VIDEO-The Thinking Disease | a.nolen

When I was 23, I found a job that really ‘sucked me in’ and changed the way I viewed the world. I did research for a financial firm, which is a misleading way of describing it– ‘financial intelligence’ is closer to the mark. My boss would have me dissect industries: look at how they were set up, by whom and with whose money.

The techniques which I used are similar to those that the FBI uses to ‘map’ organized crime networks. I would map out capital flows between the 15 largest firms in an industry, or which companies share directors. After a few years of this work, it became clear that there’s not much competition in strategically important sectors of the economy.

In fact, strategically important sectors of the economy are driven by political considerations, not economic or ‘efficiency’ concerns. A consequence of this is that information which is painful to deal with is usually ignored until it’s just too painful to keep ignoring it. An example of a painful reality is Peak Oil, the inescapable fact that higher demand and plateauing supply without viable alternatives equals ugly, ugly, ugly.

While I was engrossed in my work and loved it, there was a price to pay. It became difficult to relate to the other newly-grads, who didn’t understand that market forces rarely guide the market or that their 80-hr/week  job at Sachs was really just government subsidized larceny. The circle of people I could relate to became smaller and smaller– and older and older– until the median age of my ‘real’ friends hit 50. (I kept a circle of twenty-somethings that I’d could ‘girls night out’ with, but such outings were always an exercise in hiding the fact I was, basically, an NYC-based prepper.)

Another drawback from finding out as much as I did as early as I did, was that I didn’t really have the emotional equipment to deal with it. Things looked pretty damn dire and there was no likely hope in sight. When my good job finally ended, I didn’t have many options to improve my quality of life: I had graduated with enough debt to keep me needing a $50k+ until I was at least 40, and that’s if I wanted to live with my parents the whole time. I didn’t have the option– or I didn’t see how I had the option– to get off this frightening, Sex-in-the-City inspired carnival ride and do something which I could live with, let alone feel good about. There were times that I wished a bus would just hit me.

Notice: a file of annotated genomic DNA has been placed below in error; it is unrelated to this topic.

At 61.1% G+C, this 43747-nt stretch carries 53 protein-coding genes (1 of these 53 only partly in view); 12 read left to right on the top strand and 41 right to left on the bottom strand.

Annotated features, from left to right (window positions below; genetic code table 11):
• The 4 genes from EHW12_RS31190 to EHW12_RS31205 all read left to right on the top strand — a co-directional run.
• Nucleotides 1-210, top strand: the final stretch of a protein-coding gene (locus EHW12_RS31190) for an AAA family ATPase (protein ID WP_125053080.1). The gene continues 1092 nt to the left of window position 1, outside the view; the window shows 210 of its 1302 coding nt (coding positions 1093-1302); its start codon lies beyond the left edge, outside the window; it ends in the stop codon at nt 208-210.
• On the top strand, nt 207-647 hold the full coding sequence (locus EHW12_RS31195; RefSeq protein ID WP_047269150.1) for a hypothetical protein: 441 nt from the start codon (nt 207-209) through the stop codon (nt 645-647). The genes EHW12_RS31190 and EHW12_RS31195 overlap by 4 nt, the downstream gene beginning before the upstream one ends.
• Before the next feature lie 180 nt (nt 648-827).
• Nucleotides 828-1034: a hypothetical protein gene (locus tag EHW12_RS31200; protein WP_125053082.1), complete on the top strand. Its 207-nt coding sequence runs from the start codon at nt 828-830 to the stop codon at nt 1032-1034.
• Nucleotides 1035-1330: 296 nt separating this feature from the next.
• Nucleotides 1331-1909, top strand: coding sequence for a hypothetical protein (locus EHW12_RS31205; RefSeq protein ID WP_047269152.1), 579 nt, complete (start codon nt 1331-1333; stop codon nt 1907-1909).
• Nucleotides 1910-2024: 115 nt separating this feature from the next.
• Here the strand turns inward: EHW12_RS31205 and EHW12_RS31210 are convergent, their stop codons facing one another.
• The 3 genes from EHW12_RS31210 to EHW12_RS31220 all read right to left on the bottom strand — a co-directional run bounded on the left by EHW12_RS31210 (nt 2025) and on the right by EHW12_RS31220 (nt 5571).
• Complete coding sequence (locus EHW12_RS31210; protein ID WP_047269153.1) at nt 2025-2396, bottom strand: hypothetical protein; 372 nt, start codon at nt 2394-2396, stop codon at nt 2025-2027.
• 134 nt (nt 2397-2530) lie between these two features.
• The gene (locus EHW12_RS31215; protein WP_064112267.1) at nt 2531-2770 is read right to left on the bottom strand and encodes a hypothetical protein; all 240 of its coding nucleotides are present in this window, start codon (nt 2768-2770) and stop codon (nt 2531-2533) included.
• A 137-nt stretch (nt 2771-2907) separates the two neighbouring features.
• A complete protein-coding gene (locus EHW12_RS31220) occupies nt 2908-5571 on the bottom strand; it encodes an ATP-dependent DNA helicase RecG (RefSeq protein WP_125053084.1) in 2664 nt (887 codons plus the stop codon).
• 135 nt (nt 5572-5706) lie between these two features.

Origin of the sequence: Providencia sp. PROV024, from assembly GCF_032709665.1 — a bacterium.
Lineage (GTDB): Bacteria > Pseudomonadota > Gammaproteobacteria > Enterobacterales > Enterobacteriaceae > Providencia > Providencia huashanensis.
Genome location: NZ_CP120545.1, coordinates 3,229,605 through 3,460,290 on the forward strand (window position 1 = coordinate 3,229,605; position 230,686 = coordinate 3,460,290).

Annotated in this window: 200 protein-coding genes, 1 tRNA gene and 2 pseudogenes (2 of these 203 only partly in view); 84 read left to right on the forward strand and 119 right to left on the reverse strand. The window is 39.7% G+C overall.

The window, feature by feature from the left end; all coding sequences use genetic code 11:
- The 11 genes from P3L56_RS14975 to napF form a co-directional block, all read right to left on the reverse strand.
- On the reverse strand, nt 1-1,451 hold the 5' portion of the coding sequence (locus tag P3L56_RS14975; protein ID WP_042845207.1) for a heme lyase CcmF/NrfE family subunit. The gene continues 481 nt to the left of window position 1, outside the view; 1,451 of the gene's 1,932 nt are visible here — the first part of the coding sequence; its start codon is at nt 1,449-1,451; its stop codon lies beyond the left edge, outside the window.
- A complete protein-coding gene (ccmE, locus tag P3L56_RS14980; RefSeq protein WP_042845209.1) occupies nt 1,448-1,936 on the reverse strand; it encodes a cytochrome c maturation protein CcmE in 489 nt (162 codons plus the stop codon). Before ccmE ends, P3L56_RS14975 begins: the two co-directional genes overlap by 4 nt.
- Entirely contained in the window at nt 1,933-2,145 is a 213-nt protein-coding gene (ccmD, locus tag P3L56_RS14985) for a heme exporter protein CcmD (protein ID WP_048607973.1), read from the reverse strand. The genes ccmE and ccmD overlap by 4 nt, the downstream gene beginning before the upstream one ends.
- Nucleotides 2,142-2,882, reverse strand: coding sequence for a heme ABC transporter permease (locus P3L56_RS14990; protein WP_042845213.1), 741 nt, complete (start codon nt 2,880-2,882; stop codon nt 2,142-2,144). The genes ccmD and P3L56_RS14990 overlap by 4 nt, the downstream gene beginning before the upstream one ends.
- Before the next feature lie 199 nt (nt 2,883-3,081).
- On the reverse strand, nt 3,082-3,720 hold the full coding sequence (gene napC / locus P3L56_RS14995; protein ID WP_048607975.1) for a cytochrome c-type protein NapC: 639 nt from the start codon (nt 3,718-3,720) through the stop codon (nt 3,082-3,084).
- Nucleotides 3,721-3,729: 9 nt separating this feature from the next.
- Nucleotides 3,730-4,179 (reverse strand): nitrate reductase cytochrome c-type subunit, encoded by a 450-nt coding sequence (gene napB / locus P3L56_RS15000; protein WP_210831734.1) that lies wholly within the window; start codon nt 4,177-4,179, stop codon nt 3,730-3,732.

And that, readers, is what I call ‘The Thinking Disease”. “The Thinking Disease” is not a disease– it’s perfectly healthy response– but it is a painful condition. It’s the stress of understanding there’s a problem without knowing how to tackle the problem or even having your concerns validated by other people (largely because they don’t want to think about something that’s hard to deal with).

You may not be worried about where the US government is going or plateauing oil resources, but almost anybody who is knowledgeable about something will at some time despair over crazy, short-term policies or preventable problems.

I’m not a genius, there’s a lot I don’t know. But at 23, I knew enough to understand that political and economic life as we know it– India to Indiana– is not sustainable and the people we trust to lead us, academia, ‘experts’,  the government, etc. are, usually, completely untrustworthy. The first few years after finding out that the world view I’d been brought up on was designed to keep me from protecting my own interests– those first few years were a nightmare of freeze/flight/fight. What do you do? Nobody had the answer, not even my 50 year old friends.

So, in a public-minded spirit, I’m going to share this PeakMoment video, because while my views are unorthodox, they are by no means unusual and there may be other people who are struggling with the question: What do I do?

Disclaimer: I am leery of psychology as a science; as a rule I like data sets not data points. I don’t endorse all the people/ideas Dr. Kathy McMahon brings up. I think this video is useful if readers take Dr. McMahon’s observations as those of a well-meaning acquaintance. She makes many observations that resonate with me and I feel these may resonate with other people who’ve contracted “The Thinking Disease”.

To end this all on a happy note, I’m much older now. While my opinion on many things hasn’t got any rosier, I know now that there are ways to live well even in the midst of  decrepitude– you’ve got to use creativity and prioritization to find them. In fact, sometimes pervasive rot makes it easier to identify those things which make the work of living worthwhile. It’s also worth remembering that this too shall pass.

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